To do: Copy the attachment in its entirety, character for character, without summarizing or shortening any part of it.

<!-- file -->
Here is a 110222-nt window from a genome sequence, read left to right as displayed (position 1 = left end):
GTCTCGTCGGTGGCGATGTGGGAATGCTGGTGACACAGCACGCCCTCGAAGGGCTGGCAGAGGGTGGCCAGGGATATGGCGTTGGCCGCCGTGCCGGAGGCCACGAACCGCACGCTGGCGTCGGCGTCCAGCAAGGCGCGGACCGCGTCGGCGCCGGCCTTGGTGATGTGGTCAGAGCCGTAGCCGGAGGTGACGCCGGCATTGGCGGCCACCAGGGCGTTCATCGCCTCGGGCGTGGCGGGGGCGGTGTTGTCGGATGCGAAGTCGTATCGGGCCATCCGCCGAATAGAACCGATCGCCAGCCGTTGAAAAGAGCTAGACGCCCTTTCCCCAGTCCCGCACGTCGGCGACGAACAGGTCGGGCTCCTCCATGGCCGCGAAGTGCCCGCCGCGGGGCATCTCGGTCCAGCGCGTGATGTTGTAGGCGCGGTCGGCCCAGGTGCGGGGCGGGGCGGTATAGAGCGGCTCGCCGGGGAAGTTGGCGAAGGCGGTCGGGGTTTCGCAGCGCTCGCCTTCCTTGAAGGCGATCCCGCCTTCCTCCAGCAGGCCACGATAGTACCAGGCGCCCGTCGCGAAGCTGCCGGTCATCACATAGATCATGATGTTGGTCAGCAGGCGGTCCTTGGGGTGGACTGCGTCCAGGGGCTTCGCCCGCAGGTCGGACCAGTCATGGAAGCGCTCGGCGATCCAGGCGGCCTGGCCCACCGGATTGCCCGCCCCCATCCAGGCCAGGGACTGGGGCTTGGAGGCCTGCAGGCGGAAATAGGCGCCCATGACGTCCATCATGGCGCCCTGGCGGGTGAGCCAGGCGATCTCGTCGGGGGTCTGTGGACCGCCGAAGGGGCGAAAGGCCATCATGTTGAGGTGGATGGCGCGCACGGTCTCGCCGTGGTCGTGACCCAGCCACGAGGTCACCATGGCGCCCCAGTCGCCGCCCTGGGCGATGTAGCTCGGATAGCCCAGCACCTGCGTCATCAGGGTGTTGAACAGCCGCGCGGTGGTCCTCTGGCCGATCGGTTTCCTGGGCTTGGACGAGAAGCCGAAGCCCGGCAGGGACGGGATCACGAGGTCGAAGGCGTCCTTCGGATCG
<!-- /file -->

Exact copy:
Here is a 110222-nt window from a genome sequence, read left to right as displayed (position 1 = left end):
GTCTCGTCGGTGGCGATGTGGGAATGCTGGTGACACAGCACGCCCTCGAAGGGCTGGCAGAGGGTGGCCAGGGATATGGCGTTGGCCGCCGTGCCGGAGGCCACGAACCGCACGCTGGCGTCGGCGTCCAGCAAGGCGCGGACCGCGTCGGCGCCGGCCTTGGTGATGTGGTCAGAGCCGTAGCCGGAGGTGACGCCGGCATTGGCGGCCACCAGGGCGTTCATCGCCTCGGGCGTGGCGGGGGCGGTGTTGTCGGATGCGAAGTCGTATCGGGCCATCCGCCGAATAGAACCGATCGCCAGCCGTTGAAAAGAGCTAGACGCCCTTTCCCCAGTCCCGCACGTCGGCGACGAACAGGTCGGGCTCCTCCATGGCCGCGAAGTGCCCGCCGCGGGGCATCTCGGTCCAGCGCGTGATGTTGTAGGCGCGGTCGGCCCAGGTGCGGGGCGGGGCGGTATAGAGCGGCTCGCCGGGGAAGTTGGCGAAGGCGGTCGGGGTTTCGCAGCGCTCGCCTTCCTTGAAGGCGATCCCGCCTTCCTCCAGCAGGCCACGATAGTACCAGGCGCCCGTCGCGAAGCTGCCGGTCATCACATAGATCATGATGTTGGTCAGCAGGCGGTCCTTGGGGTGGACTGCGTCCAGGGGCTTCGCCCGCAGGTCGGACCAGTCATGGAAGCGCTCGGCGATCCAGGCGGCCTGGCCCACCGGATTGCCCGCCCCCATCCAGGCCAGGGACTGGGGCTTGGAGGCCTGCAGGCGGAAATAGGCGCCCATGACGTCCATCATGGCGCCCTGGCGGGTGAGCCAGGCGATCTCGTCGGGGGTCTGTGGACCGCCGAAGGGGCGAAAGGCCATCATGTTGAGGTGGATGGCGCGCACGGTCTCGCCGTGGTCGTGACCCAGCCACGAGGTCACCATGGCGCCCCAGTCGCCGCCCTGGGCGATGTAGCTCGGATAGCCCAGCACCTGCGTCATCAGGGTGTTGAACAGCCGCGCGGTGGTCCTCTGGCCGATCGGTTTCCTGGGCTTGGACGAGAAGCCGAAGCCCGGCAGGGACGGGATCACGAGGTCGAAGGCGTCCTTCGGATCG